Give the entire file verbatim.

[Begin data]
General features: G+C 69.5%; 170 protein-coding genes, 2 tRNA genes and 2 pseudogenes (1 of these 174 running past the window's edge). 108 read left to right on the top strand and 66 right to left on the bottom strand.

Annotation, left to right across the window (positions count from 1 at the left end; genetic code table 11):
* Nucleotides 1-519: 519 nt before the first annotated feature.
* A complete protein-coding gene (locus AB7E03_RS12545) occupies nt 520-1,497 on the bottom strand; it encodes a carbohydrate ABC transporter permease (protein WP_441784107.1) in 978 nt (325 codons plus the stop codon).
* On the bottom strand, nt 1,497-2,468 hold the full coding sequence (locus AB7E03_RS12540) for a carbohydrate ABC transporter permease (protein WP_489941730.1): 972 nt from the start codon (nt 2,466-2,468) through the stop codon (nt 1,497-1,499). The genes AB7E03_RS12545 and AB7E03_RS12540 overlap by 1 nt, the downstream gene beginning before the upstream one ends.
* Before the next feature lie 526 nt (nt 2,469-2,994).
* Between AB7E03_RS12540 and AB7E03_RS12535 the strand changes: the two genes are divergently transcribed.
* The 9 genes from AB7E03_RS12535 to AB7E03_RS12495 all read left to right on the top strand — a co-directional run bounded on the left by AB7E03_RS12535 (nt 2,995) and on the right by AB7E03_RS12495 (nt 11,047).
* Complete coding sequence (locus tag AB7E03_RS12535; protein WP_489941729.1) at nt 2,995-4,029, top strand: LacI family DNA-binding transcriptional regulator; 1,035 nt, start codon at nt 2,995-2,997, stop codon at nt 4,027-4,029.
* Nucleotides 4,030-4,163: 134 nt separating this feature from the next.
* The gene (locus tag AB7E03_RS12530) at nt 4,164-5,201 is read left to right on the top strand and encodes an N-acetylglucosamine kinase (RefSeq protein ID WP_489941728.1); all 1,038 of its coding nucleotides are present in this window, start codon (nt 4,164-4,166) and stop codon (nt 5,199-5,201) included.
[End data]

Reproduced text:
General features: G+C 69.5%; 170 protein-coding genes, 2 tRNA genes and 2 pseudogenes (1 of these 174 running past the window's edge). 108 read left to right on the top strand and 66 right to left on the bottom strand.

Annotation, left to right across the window (positions count from 1 at the left end; genetic code table 11):
* Nucleotides 1-519: 519 nt before the first annotated feature.
* A complete protein-coding gene (locus AB7E03_RS12545) occupies nt 520-1,497 on the bottom strand; it encodes a carbohydrate ABC transporter permease (protein WP_441784107.1) in 978 nt (325 codons plus the stop codon).
* On the bottom strand, nt 1,497-2,468 hold the full coding sequence (locus AB7E03_RS12540) for a carbohydrate ABC transporter permease (protein WP_489941730.1): 972 nt from the start codon (nt 2,466-2,468) through the stop codon (nt 1,497-1,499). The genes AB7E03_RS12545 and AB7E03_RS12540 overlap by 1 nt, the downstream gene beginning before the upstream one ends.
* Before the next feature lie 526 nt (nt 2,469-2,994).
* Between AB7E03_RS12540 and AB7E03_RS12535 the strand changes: the two genes are divergently transcribed.
* The 9 genes from AB7E03_RS12535 to AB7E03_RS12495 all read left to right on the top strand — a co-directional run bounded on the left by AB7E03_RS12535 (nt 2,995) and on the right by AB7E03_RS12495 (nt 11,047).
* Complete coding sequence (locus tag AB7E03_RS12535; protein WP_489941729.1) at nt 2,995-4,029, top strand: LacI family DNA-binding transcriptional regulator; 1,035 nt, start codon at nt 2,995-2,997, stop codon at nt 4,027-4,029.
* Nucleotides 4,030-4,163: 134 nt separating this feature from the next.
* The gene (locus tag AB7E03_RS12530) at nt 4,164-5,201 is read left to right on the top strand and encodes an N-acetylglucosamine kinase (RefSeq protein ID WP_489941728.1); all 1,038 of its coding nucleotides are present in this window, start codon (nt 4,164-4,166) and stop codon (nt 5,199-5,201) included.